Downing Street is at the heart of Britain’s government buildings in London, but the man after whom it is named surely does not deserve to be commemorated in this way.
It is not a very long street, consisting of a cul-de-sac leading off London’s Whitehall between the Cabinet Office and the Foreign Office. However, it contains two particularly well-known addresses, these being the Prime Minister’s official residence at Number 10 and that of the Chancellor of the Exchequer at Number 11. Behind their famous front doors lies a warren of corridors and offices in which the business of government is done, with the actual living accommodation only occupying two modest apartments on the upper floors.
You will be hard pressed to find numbers 1 to 8, which have long since disappeared, although there is a Number 9 which houses the office of the Government Chief Whip, and Number 12 which is the Chief Whip’s official residence.
Sir George Downing
George Downing was born in Ireland in 1623. He was a nephew of John Winthrop who was one of the founders of the Massachusetts Bay Colony. Downing went to America to study, being one of the very first graduates of Harvard College.
On returning to England he joined the rebellion against King Charles I and served Oliver Cromwell as the organiser of a network of spies. During the Commonwealth period after the execution of King Charles, Downing held office in the Treasury and was one of those who tried to persuade Cromwell to declare himself king, but without success.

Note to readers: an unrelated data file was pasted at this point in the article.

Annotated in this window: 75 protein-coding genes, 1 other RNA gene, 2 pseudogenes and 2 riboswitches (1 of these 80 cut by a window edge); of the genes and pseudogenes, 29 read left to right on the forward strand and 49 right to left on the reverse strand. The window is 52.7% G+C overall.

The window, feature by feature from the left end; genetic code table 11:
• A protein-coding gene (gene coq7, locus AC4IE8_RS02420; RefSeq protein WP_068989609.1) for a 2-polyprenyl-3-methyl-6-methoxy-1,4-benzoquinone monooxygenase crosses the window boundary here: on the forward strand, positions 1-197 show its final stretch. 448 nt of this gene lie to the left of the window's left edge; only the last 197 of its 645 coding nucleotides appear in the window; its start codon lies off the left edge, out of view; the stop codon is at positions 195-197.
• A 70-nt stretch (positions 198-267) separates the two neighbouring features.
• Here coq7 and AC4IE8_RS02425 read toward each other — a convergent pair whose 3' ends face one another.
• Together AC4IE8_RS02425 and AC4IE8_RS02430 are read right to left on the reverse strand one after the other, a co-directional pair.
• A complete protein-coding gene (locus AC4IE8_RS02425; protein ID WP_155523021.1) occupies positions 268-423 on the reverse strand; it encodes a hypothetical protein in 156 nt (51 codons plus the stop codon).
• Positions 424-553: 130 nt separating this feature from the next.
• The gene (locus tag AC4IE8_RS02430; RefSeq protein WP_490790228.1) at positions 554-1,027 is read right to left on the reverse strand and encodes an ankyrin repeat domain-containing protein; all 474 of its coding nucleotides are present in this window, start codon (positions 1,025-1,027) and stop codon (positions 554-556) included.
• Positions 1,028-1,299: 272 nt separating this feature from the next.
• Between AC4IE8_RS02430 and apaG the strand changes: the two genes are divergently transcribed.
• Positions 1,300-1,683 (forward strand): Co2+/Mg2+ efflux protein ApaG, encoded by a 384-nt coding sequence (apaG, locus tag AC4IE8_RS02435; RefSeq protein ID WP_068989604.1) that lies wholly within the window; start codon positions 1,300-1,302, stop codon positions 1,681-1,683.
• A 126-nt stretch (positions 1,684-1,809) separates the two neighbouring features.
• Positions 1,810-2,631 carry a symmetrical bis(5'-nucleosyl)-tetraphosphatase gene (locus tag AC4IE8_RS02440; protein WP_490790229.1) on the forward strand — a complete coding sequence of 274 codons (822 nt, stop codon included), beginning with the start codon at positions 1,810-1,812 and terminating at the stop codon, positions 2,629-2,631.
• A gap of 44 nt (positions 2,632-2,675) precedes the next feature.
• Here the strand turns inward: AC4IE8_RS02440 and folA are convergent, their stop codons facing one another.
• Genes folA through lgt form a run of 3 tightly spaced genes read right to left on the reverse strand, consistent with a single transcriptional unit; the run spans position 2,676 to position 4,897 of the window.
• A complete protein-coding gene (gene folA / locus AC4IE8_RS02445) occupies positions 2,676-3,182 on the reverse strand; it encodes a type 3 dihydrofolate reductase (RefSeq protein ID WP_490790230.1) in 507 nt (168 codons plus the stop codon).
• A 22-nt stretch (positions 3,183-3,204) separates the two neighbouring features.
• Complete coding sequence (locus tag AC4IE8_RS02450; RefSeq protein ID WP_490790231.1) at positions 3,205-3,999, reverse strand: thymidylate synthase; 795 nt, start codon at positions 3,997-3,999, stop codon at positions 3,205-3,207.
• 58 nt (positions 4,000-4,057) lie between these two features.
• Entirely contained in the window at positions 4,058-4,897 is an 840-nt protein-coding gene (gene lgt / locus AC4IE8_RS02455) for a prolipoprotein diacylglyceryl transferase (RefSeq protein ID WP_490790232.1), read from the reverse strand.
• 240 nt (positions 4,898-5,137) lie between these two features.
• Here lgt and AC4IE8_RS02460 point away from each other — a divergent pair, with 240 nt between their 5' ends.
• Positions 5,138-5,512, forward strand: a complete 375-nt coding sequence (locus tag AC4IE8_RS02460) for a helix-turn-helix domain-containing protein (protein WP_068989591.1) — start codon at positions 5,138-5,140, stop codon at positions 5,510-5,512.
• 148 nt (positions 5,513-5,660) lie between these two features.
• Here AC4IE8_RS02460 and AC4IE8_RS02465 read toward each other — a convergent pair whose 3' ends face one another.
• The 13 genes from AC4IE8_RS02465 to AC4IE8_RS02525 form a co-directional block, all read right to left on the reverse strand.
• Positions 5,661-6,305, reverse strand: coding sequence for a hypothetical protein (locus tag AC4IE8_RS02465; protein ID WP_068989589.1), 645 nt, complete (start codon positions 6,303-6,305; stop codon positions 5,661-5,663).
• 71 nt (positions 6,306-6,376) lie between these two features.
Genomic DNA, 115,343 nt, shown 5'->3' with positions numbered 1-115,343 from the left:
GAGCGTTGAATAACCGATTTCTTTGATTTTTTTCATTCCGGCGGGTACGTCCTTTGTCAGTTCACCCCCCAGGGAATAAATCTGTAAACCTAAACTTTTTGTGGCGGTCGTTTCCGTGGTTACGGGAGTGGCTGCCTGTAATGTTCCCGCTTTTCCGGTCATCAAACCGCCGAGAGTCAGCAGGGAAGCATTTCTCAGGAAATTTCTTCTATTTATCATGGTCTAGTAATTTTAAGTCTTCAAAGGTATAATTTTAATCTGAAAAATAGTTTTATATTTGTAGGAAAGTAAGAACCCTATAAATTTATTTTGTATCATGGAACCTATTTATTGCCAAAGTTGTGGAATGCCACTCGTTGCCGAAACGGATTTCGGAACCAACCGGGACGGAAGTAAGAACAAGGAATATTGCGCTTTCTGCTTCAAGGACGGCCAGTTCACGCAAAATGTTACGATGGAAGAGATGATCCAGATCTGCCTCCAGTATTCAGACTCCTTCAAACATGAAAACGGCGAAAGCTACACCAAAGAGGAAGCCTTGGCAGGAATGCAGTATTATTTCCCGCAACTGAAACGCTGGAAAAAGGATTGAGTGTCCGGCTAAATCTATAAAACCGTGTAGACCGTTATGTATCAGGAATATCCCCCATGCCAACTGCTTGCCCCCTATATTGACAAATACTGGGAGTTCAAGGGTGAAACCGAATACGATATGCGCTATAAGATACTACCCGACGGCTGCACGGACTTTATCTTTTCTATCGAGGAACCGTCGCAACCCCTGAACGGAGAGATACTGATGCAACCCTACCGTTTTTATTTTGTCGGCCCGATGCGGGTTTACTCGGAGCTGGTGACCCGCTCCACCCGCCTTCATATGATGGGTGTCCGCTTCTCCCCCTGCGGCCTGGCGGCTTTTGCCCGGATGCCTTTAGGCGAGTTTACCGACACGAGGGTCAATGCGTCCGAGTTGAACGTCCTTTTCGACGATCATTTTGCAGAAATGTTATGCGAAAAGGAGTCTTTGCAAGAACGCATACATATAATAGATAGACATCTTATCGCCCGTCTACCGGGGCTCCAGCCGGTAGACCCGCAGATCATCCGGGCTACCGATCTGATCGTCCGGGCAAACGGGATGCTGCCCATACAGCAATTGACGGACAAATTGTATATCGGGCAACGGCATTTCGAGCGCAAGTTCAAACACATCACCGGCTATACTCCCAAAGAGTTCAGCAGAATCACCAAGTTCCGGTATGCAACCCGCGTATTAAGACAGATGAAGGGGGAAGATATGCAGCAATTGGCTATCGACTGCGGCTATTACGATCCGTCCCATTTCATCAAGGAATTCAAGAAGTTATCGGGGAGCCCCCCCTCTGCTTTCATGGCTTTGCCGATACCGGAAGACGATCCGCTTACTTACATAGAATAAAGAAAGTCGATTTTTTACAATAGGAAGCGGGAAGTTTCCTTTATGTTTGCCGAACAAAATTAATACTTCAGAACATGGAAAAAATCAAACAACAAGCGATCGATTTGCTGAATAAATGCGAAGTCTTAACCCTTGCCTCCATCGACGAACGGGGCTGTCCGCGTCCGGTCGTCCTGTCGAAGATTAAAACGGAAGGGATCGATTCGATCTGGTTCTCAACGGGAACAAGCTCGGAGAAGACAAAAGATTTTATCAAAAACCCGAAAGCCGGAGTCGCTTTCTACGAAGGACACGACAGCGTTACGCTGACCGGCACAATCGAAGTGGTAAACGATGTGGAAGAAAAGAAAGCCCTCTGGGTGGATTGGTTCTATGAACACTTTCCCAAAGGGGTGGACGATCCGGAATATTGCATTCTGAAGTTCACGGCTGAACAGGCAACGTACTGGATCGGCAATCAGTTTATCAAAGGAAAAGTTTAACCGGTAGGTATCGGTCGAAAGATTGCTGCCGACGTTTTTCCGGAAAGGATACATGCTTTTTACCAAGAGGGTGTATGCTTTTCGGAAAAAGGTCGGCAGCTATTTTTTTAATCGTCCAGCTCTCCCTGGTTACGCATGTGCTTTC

Downing was in Holland as an ambassador when Cromwell died and his son Richard failed to continue the Republican dynasty. Sentiment in England had changed, leading to the enthusiastic welcome given to the restored King Charles II. This clearly presented a danger to someone who had been a loyal supporter of Cromwell.
However, Downing was able to persuade the new king that he had mended his ways and would be as loyal to him as he had been to Cromwell. He also had some secret documents in his possession that he was happy to hand over to the king as proof of his good intentions.
The trick worked, even to the extent that Downing was knighted, given his old Treasury job back, and also granted a tract of land near St James’s Park that included the present site of Downing Street.
While in Holland, one of Downing’s roles had been to track down royalist enemies of the Commonwealth. Now that he was the king’s man he proceeded to betray several of his former colleagues and friends who had escaped to Holland. These were men who had signed Charles I’s death warrant and whose own lives were now forfeit. By arranging their deportation back to England, Downing was condemning them to death.
Further honours came Downing’s way, including a baronetcy, a seat in Parliament and considerable wealth. He died in 1684.
Samuel Pepys considered Sir George Downing to be “a perfidious rogue” and it is not difficult to see why, although Pepys was also a loyal government servant under King Charles II. Nobody loves a turncoat, especially one who was willing to betray his former friends and cause their deaths in order to gain power and wealth for himself.
However, it was on his land that the street was laid out that contains some of the most important buildings in London, and the name has never been changed. Some might say that the twists and turns that government ministers perform in their day-to-day business is being done in a place that is well named, given the slippery character of the man whose name the street bears to this day!